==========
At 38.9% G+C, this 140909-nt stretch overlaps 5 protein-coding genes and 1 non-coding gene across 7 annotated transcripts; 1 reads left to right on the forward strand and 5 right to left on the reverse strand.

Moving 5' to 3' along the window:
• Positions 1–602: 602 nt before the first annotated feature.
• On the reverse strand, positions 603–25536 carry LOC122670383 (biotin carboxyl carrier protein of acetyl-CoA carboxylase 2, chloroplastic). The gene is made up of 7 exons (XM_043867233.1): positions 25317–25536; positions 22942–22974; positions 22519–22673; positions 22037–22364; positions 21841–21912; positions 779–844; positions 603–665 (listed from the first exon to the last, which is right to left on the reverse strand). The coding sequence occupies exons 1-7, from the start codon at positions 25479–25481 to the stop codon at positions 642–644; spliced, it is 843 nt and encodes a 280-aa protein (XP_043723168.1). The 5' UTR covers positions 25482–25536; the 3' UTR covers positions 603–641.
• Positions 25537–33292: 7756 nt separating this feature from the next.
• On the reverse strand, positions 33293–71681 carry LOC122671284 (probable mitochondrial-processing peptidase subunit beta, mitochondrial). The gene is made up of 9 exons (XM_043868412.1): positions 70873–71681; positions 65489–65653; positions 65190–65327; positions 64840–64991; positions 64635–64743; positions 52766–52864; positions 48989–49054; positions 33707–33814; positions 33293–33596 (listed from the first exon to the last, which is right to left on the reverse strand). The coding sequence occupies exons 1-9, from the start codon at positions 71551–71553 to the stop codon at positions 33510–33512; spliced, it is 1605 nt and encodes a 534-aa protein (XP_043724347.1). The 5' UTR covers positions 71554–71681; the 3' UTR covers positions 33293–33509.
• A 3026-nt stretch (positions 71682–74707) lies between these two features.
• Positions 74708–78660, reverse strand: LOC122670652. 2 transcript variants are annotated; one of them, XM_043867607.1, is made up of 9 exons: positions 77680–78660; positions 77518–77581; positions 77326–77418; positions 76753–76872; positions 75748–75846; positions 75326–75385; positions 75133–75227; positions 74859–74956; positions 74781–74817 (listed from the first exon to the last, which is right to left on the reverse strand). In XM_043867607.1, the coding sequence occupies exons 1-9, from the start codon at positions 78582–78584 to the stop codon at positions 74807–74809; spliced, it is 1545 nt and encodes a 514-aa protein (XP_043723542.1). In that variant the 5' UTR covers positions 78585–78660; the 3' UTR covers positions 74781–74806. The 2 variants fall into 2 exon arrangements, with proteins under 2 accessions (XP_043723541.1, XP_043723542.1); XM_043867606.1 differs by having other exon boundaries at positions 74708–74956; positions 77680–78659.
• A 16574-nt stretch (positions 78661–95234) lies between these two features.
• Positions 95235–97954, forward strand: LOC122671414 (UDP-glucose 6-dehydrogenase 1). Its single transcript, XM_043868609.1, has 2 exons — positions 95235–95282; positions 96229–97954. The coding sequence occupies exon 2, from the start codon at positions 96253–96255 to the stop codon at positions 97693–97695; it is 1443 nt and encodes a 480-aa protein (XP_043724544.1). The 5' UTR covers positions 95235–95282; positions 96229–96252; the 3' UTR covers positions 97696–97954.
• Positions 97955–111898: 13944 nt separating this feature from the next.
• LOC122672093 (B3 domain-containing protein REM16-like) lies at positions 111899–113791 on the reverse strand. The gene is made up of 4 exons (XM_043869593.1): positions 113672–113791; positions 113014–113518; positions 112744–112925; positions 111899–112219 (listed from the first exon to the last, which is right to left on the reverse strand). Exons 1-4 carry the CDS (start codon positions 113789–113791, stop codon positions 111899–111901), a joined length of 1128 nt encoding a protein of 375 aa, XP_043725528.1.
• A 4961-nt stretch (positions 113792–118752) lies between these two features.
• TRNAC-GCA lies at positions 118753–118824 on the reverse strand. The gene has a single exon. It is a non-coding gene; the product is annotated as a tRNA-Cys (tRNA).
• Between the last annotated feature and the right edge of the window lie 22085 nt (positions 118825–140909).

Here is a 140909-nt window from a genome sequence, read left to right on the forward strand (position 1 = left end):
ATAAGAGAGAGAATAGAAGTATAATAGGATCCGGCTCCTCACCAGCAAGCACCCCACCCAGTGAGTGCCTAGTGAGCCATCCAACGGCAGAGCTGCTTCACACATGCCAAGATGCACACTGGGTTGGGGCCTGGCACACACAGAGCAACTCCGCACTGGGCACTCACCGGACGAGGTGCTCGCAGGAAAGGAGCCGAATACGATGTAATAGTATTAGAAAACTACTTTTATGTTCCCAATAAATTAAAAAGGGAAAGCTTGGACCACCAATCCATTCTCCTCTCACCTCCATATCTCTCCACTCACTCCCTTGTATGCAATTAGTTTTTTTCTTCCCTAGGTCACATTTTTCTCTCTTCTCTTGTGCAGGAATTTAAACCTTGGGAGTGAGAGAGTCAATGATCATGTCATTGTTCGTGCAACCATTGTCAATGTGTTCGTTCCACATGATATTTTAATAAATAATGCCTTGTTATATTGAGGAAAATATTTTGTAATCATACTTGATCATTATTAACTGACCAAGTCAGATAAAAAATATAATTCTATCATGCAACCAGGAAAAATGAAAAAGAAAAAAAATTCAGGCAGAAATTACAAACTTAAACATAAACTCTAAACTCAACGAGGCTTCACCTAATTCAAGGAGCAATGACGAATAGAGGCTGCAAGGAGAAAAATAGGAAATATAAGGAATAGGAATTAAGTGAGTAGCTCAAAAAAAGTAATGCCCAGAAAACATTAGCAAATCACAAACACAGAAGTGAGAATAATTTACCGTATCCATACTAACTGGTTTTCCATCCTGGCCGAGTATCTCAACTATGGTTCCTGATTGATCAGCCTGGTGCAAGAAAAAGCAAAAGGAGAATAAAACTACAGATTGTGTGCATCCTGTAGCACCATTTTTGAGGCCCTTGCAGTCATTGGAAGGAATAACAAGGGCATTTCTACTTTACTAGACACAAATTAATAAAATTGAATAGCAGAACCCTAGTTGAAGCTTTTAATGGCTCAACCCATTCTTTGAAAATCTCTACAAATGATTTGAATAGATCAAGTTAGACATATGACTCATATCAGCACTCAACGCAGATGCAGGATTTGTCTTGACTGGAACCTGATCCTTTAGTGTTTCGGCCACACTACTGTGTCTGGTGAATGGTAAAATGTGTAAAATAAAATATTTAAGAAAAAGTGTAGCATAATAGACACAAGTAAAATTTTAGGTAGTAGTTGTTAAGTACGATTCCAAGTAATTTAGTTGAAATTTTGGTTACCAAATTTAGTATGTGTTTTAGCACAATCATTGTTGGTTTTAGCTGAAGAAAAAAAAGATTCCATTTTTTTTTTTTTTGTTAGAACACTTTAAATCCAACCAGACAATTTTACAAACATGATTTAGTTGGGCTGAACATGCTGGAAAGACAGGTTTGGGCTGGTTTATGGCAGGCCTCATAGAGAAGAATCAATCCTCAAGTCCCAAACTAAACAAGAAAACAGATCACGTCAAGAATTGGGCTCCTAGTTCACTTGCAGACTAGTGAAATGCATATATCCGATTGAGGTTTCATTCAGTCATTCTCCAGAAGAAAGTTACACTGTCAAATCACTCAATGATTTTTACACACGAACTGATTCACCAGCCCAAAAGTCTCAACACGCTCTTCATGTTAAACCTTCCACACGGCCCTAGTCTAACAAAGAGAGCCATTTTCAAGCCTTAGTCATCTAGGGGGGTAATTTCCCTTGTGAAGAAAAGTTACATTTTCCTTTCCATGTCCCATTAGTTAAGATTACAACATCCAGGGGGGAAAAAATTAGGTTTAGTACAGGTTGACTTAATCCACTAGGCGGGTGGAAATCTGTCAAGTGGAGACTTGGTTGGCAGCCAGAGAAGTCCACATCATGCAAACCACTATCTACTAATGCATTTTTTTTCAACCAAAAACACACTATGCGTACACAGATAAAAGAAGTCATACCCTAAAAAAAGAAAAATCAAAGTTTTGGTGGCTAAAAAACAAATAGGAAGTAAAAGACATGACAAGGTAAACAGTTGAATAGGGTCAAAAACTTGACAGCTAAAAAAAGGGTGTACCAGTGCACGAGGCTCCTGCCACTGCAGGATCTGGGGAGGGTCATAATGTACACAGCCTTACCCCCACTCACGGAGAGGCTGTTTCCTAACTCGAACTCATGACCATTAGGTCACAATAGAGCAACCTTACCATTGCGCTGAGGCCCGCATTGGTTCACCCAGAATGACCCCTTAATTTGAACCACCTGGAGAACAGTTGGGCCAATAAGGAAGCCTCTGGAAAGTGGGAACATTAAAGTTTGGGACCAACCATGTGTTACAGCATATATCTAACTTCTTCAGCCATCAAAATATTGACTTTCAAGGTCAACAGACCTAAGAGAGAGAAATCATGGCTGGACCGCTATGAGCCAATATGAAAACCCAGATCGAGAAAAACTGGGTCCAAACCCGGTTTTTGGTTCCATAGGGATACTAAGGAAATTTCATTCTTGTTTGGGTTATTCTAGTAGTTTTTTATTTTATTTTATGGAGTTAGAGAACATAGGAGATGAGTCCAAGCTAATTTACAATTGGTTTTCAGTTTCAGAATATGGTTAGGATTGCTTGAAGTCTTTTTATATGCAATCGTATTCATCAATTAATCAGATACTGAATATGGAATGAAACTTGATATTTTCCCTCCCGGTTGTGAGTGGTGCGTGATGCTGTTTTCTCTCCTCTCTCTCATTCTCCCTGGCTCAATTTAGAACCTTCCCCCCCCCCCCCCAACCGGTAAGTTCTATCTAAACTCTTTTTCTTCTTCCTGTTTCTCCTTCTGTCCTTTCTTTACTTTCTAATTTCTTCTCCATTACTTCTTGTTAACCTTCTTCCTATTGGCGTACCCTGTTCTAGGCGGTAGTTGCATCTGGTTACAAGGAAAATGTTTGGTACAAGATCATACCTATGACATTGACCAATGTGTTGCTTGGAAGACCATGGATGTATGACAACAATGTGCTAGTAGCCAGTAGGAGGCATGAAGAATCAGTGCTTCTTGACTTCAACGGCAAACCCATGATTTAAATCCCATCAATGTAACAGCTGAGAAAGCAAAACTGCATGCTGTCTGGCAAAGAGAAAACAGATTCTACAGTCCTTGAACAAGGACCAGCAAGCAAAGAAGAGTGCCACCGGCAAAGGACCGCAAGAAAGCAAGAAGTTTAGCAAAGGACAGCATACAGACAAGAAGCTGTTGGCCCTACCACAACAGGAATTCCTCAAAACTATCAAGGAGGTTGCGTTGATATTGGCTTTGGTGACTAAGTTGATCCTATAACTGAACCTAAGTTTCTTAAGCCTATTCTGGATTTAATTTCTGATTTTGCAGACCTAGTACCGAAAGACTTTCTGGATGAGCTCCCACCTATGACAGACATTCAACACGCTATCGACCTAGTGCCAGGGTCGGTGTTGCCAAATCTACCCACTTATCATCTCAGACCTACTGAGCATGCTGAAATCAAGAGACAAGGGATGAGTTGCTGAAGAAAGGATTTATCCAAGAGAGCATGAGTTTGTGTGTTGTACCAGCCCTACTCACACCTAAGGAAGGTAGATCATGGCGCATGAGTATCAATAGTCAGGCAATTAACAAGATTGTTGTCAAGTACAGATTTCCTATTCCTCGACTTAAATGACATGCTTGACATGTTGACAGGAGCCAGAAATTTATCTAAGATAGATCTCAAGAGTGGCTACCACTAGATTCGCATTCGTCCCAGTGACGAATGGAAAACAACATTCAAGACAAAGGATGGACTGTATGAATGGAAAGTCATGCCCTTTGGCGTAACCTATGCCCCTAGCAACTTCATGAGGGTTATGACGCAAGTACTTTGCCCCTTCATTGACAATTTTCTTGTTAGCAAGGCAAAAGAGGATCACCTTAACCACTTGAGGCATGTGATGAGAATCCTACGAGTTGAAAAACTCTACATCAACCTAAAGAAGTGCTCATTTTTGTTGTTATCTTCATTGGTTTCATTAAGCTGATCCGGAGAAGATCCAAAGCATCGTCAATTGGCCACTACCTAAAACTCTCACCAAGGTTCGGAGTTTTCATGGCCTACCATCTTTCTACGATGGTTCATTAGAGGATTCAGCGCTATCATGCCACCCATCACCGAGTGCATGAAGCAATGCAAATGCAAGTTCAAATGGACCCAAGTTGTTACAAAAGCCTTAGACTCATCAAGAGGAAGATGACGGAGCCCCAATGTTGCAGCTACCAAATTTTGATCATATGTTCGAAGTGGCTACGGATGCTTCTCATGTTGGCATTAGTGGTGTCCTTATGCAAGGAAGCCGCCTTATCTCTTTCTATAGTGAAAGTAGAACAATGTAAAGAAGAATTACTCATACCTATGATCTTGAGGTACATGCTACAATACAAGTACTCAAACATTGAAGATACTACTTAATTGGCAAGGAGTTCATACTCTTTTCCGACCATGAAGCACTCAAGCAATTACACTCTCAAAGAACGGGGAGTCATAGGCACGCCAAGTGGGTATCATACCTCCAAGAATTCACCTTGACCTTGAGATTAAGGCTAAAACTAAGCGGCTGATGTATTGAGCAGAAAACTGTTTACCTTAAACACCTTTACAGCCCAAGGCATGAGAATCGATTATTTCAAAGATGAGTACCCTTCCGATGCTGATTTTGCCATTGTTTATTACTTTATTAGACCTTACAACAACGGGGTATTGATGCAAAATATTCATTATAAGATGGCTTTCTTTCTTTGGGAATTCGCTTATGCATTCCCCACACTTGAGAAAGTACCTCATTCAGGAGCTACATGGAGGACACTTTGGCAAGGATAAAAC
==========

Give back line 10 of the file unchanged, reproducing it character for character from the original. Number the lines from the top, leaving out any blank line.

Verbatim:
• Positions 95235–97954, forward strand: LOC122671414 (UDP-glucose 6-dehydrogenase 1). Its single transcript, XM_043868609.1, has 2 exons — positions 95235–95282; positions 96229–97954. The coding sequence occupies exon 2, from the start codon at positions 96253–96255 to the stop codon at positions 97693–97695; it is 1443 nt and encodes a 480-aa protein (XP_043724544.1). The 5' UTR covers positions 95235–95282; positions 96229–96252; the 3' UTR covers positions 97696–97954.